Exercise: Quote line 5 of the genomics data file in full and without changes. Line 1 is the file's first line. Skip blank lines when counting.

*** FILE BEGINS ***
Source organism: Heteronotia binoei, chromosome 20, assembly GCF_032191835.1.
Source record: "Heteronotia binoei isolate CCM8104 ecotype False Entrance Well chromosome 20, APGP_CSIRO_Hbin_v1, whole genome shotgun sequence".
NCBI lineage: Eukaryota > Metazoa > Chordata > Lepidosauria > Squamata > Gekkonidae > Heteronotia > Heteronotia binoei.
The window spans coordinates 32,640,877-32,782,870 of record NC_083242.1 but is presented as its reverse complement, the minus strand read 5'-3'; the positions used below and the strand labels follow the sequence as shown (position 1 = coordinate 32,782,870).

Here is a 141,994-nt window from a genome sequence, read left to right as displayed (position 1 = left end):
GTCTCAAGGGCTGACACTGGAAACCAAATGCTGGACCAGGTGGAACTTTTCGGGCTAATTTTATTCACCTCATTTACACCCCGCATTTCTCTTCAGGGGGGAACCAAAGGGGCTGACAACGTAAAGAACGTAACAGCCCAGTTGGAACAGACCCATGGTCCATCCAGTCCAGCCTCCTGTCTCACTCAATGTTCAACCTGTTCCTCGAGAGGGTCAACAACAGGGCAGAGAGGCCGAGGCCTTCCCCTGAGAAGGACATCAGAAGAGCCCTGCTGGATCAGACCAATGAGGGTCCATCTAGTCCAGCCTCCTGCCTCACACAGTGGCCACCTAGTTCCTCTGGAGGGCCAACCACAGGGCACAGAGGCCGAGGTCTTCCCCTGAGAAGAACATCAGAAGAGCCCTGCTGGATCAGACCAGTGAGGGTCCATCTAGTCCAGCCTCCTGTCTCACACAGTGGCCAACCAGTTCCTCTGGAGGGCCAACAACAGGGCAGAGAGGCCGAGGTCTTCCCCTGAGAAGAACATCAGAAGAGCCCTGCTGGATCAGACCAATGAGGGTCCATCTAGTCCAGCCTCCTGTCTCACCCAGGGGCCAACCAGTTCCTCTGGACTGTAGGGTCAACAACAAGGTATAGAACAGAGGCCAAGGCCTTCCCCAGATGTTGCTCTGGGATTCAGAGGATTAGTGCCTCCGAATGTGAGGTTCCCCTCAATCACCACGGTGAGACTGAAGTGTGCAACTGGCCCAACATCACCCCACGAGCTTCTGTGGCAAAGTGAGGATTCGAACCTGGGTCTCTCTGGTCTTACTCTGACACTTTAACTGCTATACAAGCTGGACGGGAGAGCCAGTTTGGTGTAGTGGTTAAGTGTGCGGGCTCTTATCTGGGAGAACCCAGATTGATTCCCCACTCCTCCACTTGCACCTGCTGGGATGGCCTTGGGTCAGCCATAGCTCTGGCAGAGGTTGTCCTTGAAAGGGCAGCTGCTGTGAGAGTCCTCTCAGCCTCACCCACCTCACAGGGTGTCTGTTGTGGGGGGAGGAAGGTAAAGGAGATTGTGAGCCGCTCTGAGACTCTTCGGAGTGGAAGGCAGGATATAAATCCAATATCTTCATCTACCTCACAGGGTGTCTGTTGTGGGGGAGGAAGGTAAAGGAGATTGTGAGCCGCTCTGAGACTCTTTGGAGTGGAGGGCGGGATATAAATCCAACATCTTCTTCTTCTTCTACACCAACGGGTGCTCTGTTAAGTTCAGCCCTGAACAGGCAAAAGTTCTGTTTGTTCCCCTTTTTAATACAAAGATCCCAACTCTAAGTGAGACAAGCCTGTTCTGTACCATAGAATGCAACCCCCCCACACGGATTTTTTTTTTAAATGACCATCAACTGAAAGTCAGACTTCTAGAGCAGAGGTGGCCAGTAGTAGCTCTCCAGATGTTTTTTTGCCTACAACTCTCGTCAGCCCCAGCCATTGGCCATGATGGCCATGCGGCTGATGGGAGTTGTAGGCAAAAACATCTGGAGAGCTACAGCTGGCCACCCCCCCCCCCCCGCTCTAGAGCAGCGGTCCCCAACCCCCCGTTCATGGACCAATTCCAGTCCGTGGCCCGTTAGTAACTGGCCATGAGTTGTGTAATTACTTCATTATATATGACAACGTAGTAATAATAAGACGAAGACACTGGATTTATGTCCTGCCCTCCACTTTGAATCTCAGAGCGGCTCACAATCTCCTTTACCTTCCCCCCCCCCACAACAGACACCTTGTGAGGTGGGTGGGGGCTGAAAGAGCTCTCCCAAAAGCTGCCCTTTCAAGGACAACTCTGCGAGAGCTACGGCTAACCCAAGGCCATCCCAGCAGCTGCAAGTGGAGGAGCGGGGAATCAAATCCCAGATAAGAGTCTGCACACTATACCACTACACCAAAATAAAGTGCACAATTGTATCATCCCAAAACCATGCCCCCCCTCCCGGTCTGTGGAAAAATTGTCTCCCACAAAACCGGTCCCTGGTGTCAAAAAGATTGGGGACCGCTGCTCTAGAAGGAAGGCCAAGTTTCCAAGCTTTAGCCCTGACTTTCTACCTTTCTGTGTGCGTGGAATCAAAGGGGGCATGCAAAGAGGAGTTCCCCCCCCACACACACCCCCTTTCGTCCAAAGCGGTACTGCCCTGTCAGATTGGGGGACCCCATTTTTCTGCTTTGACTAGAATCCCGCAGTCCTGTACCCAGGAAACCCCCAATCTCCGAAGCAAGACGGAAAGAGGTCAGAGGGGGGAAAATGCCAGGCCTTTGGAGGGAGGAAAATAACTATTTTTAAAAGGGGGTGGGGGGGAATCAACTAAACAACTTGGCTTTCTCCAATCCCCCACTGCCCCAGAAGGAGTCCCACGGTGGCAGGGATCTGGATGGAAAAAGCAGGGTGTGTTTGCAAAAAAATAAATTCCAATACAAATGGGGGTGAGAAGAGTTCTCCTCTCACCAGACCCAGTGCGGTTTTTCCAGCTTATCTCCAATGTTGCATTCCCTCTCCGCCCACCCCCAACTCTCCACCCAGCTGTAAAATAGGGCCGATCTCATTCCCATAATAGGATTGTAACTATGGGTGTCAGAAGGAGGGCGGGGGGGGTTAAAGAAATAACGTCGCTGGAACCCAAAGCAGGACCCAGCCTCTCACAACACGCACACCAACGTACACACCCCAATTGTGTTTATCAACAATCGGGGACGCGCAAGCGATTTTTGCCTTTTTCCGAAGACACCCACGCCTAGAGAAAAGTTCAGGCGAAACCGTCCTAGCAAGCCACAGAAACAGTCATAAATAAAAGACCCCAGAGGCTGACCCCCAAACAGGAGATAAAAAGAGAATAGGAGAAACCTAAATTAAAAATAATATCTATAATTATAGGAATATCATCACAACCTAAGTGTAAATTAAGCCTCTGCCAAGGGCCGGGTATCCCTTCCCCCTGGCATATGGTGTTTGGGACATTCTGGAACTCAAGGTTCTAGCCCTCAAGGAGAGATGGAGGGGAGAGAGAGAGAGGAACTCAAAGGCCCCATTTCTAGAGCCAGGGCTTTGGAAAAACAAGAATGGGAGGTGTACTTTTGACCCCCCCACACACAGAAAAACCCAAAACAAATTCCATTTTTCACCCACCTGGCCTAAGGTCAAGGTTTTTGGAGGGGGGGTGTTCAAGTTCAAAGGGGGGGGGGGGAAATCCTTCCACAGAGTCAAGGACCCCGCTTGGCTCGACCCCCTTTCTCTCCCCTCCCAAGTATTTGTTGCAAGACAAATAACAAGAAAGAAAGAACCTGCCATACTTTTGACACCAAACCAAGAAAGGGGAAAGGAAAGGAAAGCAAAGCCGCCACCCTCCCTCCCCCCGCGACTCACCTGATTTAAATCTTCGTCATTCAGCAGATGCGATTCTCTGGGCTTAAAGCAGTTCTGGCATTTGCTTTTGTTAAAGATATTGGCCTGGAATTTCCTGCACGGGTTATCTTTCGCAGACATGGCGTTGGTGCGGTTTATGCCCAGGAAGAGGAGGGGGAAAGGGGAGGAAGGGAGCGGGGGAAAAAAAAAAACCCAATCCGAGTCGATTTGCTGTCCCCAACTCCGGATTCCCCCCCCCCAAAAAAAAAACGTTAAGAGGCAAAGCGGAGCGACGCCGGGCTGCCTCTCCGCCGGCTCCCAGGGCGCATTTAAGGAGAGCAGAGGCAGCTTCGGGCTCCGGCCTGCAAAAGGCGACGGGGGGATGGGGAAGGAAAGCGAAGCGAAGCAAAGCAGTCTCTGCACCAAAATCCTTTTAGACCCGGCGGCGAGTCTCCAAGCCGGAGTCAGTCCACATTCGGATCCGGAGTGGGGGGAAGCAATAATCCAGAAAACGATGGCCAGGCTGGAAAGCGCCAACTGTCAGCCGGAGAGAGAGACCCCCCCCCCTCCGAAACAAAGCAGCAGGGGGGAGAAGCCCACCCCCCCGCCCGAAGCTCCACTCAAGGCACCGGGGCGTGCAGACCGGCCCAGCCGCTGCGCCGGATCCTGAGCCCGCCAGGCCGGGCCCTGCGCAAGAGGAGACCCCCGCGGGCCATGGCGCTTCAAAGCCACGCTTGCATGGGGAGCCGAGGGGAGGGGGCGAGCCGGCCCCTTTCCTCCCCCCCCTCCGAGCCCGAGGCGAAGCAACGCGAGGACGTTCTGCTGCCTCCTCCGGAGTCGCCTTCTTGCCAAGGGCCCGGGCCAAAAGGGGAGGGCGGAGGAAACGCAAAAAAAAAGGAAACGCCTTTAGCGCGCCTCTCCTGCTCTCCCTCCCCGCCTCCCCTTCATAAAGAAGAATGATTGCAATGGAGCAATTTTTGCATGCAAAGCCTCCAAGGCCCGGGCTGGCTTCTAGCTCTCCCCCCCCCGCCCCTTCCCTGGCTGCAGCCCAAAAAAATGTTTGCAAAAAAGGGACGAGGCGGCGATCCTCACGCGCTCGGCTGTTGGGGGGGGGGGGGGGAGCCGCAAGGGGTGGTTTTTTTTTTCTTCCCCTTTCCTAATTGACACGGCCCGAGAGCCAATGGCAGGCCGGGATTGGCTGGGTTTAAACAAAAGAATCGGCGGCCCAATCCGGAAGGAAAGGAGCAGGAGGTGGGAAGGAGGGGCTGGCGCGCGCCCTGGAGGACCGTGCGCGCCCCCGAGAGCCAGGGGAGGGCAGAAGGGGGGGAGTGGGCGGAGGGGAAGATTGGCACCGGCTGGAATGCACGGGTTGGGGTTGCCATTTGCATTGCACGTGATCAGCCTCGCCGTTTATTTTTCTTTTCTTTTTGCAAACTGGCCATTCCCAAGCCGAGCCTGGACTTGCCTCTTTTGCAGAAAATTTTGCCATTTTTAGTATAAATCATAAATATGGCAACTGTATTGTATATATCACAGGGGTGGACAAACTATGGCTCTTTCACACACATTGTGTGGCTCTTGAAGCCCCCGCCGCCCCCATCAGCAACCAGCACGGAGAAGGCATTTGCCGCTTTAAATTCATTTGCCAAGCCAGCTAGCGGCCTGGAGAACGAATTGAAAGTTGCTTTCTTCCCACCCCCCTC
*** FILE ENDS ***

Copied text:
Here is a 141,994-nt window from a genome sequence, read left to right as displayed (position 1 = left end):